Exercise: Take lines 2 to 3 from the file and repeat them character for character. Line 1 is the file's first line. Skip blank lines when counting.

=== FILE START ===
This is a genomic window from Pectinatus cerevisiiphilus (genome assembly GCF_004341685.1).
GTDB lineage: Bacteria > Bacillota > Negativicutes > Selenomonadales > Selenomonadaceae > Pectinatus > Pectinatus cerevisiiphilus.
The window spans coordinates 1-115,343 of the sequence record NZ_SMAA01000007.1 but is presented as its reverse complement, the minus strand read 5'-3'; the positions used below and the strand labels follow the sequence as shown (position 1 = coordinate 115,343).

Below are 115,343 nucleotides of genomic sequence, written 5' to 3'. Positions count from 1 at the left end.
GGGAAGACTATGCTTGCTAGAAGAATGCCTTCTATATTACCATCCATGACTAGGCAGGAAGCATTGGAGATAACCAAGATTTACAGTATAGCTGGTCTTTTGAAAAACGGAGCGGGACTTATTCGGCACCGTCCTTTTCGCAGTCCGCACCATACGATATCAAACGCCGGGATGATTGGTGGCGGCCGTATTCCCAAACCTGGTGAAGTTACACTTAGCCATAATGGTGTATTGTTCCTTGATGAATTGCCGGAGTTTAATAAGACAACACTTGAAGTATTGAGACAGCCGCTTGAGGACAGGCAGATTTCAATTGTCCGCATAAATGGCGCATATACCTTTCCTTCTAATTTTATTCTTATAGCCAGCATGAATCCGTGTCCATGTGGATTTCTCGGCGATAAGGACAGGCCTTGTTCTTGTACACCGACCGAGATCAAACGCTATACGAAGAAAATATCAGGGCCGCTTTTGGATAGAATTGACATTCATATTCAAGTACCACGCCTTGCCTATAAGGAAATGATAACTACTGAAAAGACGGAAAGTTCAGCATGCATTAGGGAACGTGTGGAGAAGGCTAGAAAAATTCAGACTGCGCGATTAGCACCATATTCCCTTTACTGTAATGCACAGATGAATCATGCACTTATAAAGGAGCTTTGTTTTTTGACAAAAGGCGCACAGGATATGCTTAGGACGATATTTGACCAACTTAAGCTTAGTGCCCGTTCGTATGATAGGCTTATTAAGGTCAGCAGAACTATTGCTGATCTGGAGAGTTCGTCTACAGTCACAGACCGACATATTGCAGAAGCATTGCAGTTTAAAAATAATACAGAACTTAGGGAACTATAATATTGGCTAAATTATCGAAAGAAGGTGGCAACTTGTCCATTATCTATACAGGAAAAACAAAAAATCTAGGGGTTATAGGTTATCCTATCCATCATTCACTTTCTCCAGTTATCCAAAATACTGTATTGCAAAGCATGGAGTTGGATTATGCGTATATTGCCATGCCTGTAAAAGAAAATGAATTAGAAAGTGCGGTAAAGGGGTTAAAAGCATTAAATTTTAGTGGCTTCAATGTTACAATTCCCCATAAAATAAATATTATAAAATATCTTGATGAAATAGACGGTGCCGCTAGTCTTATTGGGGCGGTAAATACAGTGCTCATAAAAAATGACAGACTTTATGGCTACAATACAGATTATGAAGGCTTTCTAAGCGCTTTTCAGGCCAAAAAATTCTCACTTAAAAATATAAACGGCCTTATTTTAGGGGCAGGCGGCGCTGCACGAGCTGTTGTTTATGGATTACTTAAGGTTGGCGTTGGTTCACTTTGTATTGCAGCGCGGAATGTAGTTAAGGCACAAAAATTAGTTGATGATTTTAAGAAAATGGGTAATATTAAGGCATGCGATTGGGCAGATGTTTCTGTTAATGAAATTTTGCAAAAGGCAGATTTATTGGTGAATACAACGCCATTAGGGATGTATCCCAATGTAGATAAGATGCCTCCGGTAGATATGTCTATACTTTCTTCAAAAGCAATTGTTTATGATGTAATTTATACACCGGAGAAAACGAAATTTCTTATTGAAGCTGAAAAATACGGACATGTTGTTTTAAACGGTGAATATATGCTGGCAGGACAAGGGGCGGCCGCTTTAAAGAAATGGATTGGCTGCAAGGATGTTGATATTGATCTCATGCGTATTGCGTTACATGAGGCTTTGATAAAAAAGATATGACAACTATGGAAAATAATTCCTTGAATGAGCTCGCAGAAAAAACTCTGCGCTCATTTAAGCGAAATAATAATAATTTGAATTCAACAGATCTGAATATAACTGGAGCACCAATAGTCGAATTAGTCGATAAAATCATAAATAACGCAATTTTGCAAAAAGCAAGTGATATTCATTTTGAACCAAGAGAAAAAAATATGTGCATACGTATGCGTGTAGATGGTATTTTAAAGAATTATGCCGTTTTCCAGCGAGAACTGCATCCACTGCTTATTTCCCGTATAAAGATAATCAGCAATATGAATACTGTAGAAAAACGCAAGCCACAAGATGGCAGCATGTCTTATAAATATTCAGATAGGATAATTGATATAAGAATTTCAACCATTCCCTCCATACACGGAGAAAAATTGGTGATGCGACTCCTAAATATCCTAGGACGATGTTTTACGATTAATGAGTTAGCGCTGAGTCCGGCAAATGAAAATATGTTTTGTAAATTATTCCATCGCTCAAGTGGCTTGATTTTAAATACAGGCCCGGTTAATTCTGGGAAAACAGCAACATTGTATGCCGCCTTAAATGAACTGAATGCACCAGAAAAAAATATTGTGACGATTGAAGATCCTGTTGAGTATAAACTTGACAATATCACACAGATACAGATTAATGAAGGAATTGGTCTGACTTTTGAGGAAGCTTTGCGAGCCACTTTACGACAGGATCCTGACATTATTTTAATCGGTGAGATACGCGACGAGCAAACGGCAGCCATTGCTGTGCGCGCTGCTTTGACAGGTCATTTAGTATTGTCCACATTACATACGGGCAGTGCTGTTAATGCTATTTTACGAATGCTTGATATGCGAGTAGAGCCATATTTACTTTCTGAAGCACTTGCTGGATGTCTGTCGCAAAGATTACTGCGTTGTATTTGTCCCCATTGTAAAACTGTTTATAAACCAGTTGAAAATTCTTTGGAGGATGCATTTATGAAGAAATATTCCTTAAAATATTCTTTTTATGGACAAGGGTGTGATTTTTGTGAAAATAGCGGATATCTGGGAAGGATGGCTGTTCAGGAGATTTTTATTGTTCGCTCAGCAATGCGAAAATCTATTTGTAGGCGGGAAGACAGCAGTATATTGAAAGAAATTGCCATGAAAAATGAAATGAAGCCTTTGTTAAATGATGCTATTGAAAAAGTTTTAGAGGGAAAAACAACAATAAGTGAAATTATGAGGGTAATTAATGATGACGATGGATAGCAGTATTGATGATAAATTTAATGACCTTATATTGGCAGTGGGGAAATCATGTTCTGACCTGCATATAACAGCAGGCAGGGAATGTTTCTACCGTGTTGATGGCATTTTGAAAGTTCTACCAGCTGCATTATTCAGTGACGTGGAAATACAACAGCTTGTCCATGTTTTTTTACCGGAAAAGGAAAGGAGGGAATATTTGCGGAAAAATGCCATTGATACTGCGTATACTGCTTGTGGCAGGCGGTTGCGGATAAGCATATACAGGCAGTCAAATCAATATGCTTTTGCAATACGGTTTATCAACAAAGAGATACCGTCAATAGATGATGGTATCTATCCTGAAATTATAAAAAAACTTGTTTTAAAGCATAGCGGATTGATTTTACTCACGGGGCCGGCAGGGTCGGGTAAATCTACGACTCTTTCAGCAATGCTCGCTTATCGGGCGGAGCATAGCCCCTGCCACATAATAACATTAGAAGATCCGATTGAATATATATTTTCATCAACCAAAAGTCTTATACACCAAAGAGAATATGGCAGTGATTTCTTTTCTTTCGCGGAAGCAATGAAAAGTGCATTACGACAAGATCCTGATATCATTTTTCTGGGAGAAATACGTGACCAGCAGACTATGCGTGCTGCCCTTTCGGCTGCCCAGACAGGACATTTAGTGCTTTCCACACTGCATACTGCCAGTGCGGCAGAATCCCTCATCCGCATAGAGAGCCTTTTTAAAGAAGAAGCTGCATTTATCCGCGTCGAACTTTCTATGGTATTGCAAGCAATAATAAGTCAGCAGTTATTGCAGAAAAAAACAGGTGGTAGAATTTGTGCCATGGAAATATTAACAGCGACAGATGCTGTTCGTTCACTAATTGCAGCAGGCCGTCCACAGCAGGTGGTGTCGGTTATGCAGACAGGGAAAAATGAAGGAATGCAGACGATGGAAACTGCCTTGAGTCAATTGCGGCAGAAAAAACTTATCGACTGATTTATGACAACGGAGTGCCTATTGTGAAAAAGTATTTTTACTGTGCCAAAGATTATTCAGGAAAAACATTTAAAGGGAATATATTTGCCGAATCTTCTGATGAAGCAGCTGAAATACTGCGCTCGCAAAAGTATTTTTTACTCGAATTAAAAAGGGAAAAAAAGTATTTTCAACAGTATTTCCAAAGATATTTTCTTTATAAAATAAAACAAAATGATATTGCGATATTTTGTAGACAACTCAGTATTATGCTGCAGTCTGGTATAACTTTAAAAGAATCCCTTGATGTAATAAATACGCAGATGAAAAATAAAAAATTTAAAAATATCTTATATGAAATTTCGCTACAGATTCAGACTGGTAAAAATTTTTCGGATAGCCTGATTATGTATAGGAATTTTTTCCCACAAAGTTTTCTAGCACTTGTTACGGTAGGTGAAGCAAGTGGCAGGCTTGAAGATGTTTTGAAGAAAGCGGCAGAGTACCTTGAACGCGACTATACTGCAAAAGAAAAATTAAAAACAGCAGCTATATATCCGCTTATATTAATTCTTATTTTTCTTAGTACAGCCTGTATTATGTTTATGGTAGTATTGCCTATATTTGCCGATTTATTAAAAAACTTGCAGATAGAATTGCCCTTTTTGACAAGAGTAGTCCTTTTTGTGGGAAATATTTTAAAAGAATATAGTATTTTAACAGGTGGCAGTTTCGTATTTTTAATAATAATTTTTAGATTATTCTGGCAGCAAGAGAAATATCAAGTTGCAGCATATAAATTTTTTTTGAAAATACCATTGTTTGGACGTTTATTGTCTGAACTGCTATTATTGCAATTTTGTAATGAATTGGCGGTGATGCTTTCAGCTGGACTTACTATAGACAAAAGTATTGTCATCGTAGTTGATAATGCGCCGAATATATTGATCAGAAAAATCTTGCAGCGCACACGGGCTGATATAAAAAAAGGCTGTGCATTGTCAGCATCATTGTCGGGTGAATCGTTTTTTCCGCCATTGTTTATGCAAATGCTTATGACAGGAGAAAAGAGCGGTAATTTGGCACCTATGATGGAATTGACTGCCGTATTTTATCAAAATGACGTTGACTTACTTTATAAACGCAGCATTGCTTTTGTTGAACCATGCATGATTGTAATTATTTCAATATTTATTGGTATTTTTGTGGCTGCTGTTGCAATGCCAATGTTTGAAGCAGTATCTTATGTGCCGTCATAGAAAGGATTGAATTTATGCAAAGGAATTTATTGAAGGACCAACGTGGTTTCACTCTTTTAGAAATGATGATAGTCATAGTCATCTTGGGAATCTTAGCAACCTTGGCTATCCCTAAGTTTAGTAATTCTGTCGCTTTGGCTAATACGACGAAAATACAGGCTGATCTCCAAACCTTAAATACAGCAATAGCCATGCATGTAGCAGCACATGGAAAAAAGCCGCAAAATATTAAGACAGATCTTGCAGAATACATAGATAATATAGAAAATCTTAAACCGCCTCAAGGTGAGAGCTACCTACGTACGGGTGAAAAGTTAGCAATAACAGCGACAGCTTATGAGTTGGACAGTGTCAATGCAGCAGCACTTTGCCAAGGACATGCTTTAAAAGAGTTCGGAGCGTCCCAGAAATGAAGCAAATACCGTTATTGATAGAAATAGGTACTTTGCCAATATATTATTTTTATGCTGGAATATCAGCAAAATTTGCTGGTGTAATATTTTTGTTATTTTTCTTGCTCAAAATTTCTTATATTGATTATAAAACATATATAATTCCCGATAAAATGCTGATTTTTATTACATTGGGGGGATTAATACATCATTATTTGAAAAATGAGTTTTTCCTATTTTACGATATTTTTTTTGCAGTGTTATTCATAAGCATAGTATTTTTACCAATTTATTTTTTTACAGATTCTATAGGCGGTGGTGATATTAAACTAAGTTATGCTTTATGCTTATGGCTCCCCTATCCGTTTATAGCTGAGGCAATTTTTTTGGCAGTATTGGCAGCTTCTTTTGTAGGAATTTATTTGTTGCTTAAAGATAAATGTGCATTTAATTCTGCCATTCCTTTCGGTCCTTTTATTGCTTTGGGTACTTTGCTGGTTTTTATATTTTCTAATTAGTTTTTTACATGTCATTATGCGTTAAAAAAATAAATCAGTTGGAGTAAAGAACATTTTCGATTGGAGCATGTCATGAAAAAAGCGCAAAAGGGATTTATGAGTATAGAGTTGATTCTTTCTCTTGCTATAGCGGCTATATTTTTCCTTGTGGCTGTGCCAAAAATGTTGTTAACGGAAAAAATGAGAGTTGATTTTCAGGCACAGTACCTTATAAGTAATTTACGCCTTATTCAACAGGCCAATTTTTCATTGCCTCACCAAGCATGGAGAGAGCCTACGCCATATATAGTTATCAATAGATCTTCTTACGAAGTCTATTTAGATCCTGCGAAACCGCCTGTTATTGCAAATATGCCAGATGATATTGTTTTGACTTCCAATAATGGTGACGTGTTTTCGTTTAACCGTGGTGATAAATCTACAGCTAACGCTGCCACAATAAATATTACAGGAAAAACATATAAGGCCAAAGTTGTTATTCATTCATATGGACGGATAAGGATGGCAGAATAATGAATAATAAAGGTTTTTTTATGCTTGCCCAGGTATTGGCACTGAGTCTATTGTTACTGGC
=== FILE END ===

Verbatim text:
GTDB lineage: Bacteria > Bacillota > Negativicutes > Selenomonadales > Selenomonadaceae > Pectinatus > Pectinatus cerevisiiphilus.
The window spans coordinates 1-115,343 of the sequence record NZ_SMAA01000007.1 but is presented as its reverse complement, the minus strand read 5'-3'; the positions used below and the strand labels follow the sequence as shown (position 1 = coordinate 115,343).